these sources while retaining their community connection.
Raising nonlocal deposits. Raising
deposits beyond the local area has always been difficult and expensive for
community banks. This has been mitigated to some extent by the advent of the Internet
and, perhaps more importantly, by the Certificate of Deposit Account Registry
Service. The CDARS interbank network allows some 2,500 banks, many of them
small, to attract insured deposits of up to $50 million while retaining a
relationship with the depositor, rather than sharing it with other banks and a
broker, as is the case with traditional brokered deposits. 
Although some banks have been successful at raising long-term, relatively cheap
deposits this way, others have found out-of-area deposits
to be short term, more expensive than those raised at home, and not available
to institutions that are under financial stress. 
Borrowing against assets. Community
banks and credit unions have access to the Federal Home Loan Bank system, as
well as to other sources of secured wholesale funding, which enable them to
borrow against high-quality assets. Because of the Home Loan Bank system's
status as a government-sponsored enterprise, the cooperative nature of the
system, and economies of scale, Home Loan Bank advances are cheaper than other
forms of borrowing, although generally more expensive than deposits gathered
from local customers. However, while this borrowing resource has held up
relatively well through the current credit problems, there are limits on its
use, including cost, availability of acceptable collateral, and regulatory
pressure to restrain it (in part because Home Loan Bank advances reduce assets
available to the FDIC in the event of a bank failure).
Selling loans. Loan sales, meanwhile,
have become substantially more difficult in this environment. This is
especially the case with sales of home loans made to any but the most
conservatively defined perfect customers. The private secondary market has
largely shut down, and Fannie Mae and Freddie Mac, even in conservatorship,
have put in place restrictions that make sales of the moderate-size mortgages needed
by the bulk of the population difficult. It is particularly hard for a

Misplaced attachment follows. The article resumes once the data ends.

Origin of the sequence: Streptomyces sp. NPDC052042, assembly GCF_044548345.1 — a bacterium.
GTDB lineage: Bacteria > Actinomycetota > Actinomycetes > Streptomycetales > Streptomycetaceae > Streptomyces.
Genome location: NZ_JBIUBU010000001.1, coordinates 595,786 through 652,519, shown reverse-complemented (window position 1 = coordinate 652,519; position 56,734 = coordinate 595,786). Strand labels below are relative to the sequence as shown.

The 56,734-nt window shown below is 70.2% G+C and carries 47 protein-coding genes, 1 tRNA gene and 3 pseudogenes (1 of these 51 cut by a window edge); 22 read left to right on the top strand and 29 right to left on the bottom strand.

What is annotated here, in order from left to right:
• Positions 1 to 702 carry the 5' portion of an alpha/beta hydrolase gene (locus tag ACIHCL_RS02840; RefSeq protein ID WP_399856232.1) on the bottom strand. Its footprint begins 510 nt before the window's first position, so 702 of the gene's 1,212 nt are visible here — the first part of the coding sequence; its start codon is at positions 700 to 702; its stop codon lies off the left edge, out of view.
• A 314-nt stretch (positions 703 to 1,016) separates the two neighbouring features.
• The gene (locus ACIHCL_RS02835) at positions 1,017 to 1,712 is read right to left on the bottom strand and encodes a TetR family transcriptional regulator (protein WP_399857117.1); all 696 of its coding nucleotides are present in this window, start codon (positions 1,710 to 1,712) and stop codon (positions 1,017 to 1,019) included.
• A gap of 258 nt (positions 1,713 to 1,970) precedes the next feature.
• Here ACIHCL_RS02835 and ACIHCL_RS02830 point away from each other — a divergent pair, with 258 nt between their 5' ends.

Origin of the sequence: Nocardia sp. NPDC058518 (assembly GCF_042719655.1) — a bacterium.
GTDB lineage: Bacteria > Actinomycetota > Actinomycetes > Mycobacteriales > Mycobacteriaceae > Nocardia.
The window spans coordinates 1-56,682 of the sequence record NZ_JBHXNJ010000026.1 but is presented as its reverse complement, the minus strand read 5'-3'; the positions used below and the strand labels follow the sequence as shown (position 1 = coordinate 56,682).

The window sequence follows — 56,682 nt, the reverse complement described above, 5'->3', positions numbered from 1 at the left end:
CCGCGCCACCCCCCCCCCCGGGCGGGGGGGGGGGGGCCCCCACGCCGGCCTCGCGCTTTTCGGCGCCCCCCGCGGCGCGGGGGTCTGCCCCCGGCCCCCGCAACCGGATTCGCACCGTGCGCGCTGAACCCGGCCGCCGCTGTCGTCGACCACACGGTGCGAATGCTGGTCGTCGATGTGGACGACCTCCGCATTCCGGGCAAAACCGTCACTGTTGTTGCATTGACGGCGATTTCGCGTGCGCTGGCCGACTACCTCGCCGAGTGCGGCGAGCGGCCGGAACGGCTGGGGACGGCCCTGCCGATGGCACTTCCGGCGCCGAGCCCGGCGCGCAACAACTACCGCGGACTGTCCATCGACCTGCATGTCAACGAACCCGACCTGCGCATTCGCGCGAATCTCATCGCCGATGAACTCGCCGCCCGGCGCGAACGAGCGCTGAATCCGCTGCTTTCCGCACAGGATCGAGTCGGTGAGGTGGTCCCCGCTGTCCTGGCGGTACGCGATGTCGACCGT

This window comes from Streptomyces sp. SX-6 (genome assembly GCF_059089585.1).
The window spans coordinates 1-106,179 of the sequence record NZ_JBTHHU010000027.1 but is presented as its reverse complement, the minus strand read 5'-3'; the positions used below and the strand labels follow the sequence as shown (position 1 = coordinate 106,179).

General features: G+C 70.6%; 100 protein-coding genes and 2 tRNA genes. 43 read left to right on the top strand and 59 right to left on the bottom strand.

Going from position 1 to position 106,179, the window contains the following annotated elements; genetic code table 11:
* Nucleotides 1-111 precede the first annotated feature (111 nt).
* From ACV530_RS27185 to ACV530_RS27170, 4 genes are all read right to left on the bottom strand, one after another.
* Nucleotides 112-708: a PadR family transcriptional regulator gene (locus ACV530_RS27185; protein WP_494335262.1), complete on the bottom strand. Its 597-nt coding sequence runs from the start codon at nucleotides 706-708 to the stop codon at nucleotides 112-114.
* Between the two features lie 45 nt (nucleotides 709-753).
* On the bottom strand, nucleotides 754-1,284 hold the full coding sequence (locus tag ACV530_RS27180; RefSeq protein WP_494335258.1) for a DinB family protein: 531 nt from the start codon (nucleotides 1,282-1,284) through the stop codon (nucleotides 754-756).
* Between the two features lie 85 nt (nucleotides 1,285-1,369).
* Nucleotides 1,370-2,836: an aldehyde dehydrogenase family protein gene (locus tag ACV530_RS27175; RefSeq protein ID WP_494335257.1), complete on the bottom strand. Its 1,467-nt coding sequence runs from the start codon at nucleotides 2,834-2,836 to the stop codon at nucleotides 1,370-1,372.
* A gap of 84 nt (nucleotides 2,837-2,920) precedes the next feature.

community bank to make a loan sale to Fannie and Freddie if it wishes to retain
the payment, or servicing, relationship with its local customers, as many do
and more should.
Fee income. Fee income is an area
where community banks have consistently lagged larger institutions. In part,
this is a function of the "originate and hold" -- or at least the "originate
and service" -- strategy that builds the mutuality of interest between lenders
and borrowers. But it is also due to the laudable fact that community banks
have been significantly smaller players in the credit card market, where
frequently abusive fees can account for much of the revenue.
Equity. The biggest problem facing
small banks today, however, is attracting long-term equity capital from
stockholders. Most small banks are privately held, and even for those that are
not, interesting the public in banks stocks is not easy.
This problem could get worse for small banks if, after all the bailouts, just a
few giant financial institutions control most banking. This outcome now seems more
likely, especially since it has become government policy, under the Treasury's
Troubled Asset Relief Program (TARP), to favor large institutions with the
lion's share of equity infusions.
Small banks have always needed a proportionately
higher level of equity because of their higher cost structure, their lack of
diversification, and (for the majority that are either mutually owned or
closely held) their lack of easy access to the capital markets. In the current
market environment, particularly with reduced access to loan sales, community
banks and credit unions that want to step up their lending need sources of
additional capital. Equity is important both as a risk cushion and as the basis
for leverage. Even conservative small banks leverage each dollar of equity into
about $7 of loans. For communities banks serving low-income areas, accessing
additional capital can be particularly difficult, but the additional
opportunity to lend generated by the equity is especially important.
Community Banking Trust Fund
To solve these obstacles to greater mutuality of
interest between borrowers and lenders, we propose the establishment of a
Community Banking Trust Fund. As previously stated, the fund would make equity
investments in small-scale depository institutions that need patient equity
capital to serve their communities effectively. In addition, the fund would
make nontaxable technical assistance grants to cover critical investments in
such areas as information technology and disaster recovery.
Currently, some small-scale banks and credit unions
deeply involved in community building have access to equity capital and grants